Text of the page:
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The Lehvoss Group and its parent company Lehmann&Voss&Co of Hamburg, Germany, are partnering with Italian boat builder, Livrea Yacht, to build the world’s first 3D-printed sailboat.

Stephen Moore

March 15, 2018

2 Min Read
World’s first 3D-printed yacht features carbon-fiber-reinforced thermoplastic compounds

The Lehvoss Group and its parent company Lehmann&Voss&Co of Hamburg, Germany, are partnering with Italian boat builder, Livrea Yacht, to build the world’s first 3D-printed sailboat. Since work began on the design in 2014, the group has supported process development and engineered its Luvucom 3F customized 3D-printing carbon-fiber-reinforced thermoplastic compounds specifically for the application.

The 3D-printed yacht features carbon-fiber-reinforced PEEK construction.

The innovative yacht, called the Mini 650, is the ambitious project of two Italian boat builders, Francesco Belvisi and Daniele Cevola. They are building it for the 2019 solo transatlantic yacht race, called the Mini-Transat, which starts in France and ends in Brazil. Livrea Yacht performs all simulation and evaluation work for the project, which is supported by engineers experienced in the America’s Cup and Volvo Ocean Race.

Concurrent with their work of designing and building the Mini 650, Belvisi and Cevola have driven the development of a dedicated direct extrusion 3D-printing technology with their company, Ocore, which is providing the required quality of parts for the yacht. Besides improving the printing hardware—robot, extruder and nozzle—they have patented a new material deposition strategy using an algorithm inspired by fractals.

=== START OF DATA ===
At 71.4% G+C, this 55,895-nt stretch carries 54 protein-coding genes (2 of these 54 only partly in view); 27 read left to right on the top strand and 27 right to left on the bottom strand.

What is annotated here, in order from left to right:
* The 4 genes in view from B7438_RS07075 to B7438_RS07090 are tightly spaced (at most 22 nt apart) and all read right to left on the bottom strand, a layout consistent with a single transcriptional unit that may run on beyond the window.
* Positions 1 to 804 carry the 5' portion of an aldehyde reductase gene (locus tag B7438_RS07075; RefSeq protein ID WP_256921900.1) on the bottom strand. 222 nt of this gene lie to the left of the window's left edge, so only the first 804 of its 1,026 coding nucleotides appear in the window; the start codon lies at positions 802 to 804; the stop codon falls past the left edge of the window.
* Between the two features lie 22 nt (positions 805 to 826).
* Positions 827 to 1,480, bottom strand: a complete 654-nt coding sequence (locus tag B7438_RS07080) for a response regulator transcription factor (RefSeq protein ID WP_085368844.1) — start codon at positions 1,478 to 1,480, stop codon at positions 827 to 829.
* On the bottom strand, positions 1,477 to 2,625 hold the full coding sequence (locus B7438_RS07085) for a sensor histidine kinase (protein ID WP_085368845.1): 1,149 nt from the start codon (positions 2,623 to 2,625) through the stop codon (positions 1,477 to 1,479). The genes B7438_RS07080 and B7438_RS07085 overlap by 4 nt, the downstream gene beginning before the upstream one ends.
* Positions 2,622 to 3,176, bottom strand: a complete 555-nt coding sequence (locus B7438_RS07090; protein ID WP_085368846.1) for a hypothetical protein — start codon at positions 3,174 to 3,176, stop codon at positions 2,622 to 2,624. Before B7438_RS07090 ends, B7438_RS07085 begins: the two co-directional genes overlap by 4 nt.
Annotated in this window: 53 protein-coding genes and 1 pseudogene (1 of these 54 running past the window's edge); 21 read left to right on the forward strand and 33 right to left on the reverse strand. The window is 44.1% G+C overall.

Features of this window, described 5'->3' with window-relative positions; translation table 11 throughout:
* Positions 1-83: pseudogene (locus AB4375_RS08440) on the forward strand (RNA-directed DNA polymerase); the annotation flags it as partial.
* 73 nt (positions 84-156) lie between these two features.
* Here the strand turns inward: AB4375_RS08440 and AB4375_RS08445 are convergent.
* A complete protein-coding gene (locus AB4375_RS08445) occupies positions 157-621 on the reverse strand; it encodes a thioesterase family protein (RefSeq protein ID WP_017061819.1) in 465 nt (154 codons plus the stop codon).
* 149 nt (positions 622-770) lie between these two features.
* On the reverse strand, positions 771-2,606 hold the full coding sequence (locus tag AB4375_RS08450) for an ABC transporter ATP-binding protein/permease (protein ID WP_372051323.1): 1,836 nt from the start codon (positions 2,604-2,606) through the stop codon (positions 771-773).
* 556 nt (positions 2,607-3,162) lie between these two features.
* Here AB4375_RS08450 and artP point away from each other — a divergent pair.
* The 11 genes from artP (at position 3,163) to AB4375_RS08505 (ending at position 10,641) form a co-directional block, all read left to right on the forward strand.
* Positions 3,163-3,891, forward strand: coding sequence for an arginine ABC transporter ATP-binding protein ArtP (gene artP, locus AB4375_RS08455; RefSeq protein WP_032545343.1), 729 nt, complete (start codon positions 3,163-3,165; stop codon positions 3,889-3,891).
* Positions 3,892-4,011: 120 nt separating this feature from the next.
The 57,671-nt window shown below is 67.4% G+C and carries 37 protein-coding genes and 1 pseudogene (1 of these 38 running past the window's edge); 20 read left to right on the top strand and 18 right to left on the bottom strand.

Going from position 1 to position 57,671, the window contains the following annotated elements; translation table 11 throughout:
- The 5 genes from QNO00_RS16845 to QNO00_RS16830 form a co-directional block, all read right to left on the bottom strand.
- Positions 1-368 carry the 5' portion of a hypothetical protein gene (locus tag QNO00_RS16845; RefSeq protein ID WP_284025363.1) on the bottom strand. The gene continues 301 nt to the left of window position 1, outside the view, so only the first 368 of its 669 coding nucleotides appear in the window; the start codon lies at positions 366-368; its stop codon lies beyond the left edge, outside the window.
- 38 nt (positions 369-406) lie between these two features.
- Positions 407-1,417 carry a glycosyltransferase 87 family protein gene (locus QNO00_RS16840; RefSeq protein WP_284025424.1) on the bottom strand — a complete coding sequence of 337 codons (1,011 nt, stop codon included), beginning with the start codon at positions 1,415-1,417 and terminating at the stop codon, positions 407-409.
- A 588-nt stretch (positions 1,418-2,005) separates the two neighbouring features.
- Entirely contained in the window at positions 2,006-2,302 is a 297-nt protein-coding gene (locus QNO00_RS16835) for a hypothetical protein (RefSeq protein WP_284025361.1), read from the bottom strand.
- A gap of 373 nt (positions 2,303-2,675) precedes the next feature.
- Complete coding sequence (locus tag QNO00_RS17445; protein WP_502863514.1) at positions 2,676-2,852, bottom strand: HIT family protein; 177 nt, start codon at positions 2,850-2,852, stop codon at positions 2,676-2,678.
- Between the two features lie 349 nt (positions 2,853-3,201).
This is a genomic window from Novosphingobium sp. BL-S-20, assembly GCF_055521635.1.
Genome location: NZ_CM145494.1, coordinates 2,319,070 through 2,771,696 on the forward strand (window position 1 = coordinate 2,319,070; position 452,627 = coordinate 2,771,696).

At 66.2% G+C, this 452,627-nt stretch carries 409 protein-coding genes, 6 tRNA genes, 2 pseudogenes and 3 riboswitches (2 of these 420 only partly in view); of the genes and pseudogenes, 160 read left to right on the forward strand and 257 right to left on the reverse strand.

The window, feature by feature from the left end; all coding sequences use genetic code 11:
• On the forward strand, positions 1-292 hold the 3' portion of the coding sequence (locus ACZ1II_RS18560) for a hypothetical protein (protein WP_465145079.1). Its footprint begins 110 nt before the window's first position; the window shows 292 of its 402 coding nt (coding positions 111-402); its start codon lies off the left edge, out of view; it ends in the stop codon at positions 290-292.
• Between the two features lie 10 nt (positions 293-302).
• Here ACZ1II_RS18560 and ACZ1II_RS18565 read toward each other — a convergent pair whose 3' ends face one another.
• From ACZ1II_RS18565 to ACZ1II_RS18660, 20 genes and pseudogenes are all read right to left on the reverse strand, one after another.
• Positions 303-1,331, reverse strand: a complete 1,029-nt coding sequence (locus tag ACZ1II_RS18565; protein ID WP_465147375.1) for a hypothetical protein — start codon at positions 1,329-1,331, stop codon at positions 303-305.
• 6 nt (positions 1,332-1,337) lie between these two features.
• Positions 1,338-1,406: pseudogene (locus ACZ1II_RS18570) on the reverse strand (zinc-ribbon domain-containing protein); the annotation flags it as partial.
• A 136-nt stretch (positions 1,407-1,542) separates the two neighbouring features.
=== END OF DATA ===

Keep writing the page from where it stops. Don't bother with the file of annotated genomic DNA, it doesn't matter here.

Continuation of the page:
The customized 3D printing materials engineered and supplied by the group are based on high-performance thermoplastic polymers, such as polyetheretherketone (PEEK). “To achieve the required mechanical properties, these polymers are reinforced with carbon fibers,” says Thiago Medeiros Araujo, Luvucom 3F Market Development Manager for the group. “In addition, they are modified to yield an improved layer strength with no warping of the printed parts. This results in parts that are stronger, lighter and more durable.”

According to Belvisi, Chief Technology Officer of Ocore, “The yacht will be highly competitive thanks to the light and strong 3D-printed parts. 3D printing dramatically reduces the build time for the yacht and also makes it more economical. We are looking forward not only to building the first 3D printed boat but also to winning the competition in 2019.” 

Commenting on the partnership with Lehvoss Group, Cevola, who is Managing Director of Ocore said, “We are excited to have them on board for this innovative project. Lehvoss Group is a widely recognized global manufacturer of customized polymer materials. Their sponsorship, additional support and experience with dedicated materials for our technology has helped a lot in driving our project. In addition, we now can also translate this technology to other industrial sectors for other applications.”

Lehvoss Group believes strongly in 3D printing as a way of producing higher performing and competitive parts. “We are happy to be a partner in this challenging and very exciting project,” said Medeiros Araujo. “The Livrea yacht will show what today’s dedicated processing and 3D printing polymers can already achieve."

About the Author(s)

Stephen Moore

Stephen has been with PlasticsToday and its preceding publications Modern Plastics and Injection Molding since 1992, throughout this time based in the Asia Pacific region, including stints in Japan, Australia, and his current location Singapore. His current beat focuses on automotive. Stephen is an avid folding bicycle rider, often taking his bike on overseas business trips, and is a proud dachshund owner.

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